The publicity surrounding the pandemic H1N1 influenza virus apparently had a good side effect, the Centers for Disease Control and Prevention reported Thursday. Seasonal flu vaccinations reached 40% of the eligible population this past winter, up from 33% the previous winter, the agency reported in its Morbidity and Mortality Weekly Report. The biggest increase was observed among children age 17 and younger, with 40% of that group being vaccinated, compared with 24% in the previous season.
Altogether, 114 million to 115 million doses of seasonal flu vaccine were distributed. Considering wastage and the need to give two shots to children younger than 10, the agency estimates that more than 100 million Americans were vaccinated this past winter.
The group least likely to be vaccinated was healthy adults ages 18 to 49: Only 28% were vaccinated, compared with 22% last year.
Among children, Nevada had the lowest percentage vaccinated, 23.6%, while Hawaii was the highest at 67.2%. Among adults, Nevada was again the lowest with 32.4% vaccinated, while Minnesota was highest with 52.5%.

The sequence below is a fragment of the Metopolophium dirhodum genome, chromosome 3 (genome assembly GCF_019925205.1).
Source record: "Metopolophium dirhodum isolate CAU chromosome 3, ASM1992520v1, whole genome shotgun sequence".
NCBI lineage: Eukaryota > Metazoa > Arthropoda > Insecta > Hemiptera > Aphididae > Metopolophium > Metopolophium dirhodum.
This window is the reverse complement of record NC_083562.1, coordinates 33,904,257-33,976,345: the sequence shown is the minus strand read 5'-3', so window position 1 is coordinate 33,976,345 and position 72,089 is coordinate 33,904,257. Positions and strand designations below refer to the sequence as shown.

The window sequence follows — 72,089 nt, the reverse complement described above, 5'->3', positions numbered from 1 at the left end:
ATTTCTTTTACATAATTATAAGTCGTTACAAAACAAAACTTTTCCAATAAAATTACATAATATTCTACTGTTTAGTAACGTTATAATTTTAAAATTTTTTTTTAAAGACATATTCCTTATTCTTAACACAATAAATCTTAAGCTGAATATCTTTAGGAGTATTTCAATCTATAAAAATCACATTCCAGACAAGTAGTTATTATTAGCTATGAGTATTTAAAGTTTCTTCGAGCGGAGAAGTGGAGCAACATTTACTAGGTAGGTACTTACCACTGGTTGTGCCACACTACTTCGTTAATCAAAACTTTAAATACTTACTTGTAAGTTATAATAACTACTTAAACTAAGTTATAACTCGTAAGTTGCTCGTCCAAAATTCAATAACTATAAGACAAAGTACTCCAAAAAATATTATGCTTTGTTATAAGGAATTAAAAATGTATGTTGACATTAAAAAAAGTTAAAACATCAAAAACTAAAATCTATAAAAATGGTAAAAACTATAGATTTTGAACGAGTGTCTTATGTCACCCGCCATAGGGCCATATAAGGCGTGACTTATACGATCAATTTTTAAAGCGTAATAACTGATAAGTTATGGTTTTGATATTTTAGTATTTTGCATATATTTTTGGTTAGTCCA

California ranked a little below the national averages:
-- Everyone older than 6 months: California 36.4%, nationally 39.7%
-- Children ages 6 months to 17 years: California 33.7%, nationally 40.0%
-- Adults ages 18 to 49 with underlying chronic conditions: California 26.7%, nationally 36.2%
-- Healthy adults ages 18 to 49: California 25.2%, nationally 27.6%
-- Adults ages 50 to 64: California 52.6%, nationally 45%
-- Adults 65 and older: California, 63.3%, nationally 68.0%
Among all the groups eligible for vaccination, whites were highest with 42.5% vaccinated, Latinos were second with 33.6% and blacks were lowest with 32.2%. The same rankings occurred among children.
The results were obtained from two separate telephone surveys conducted between October 2009 and February of this year. Most respondents seemed to know the difference between the seasonal flu vaccine and the swine flu vaccine, they said.
-- Thomas H. Maugh II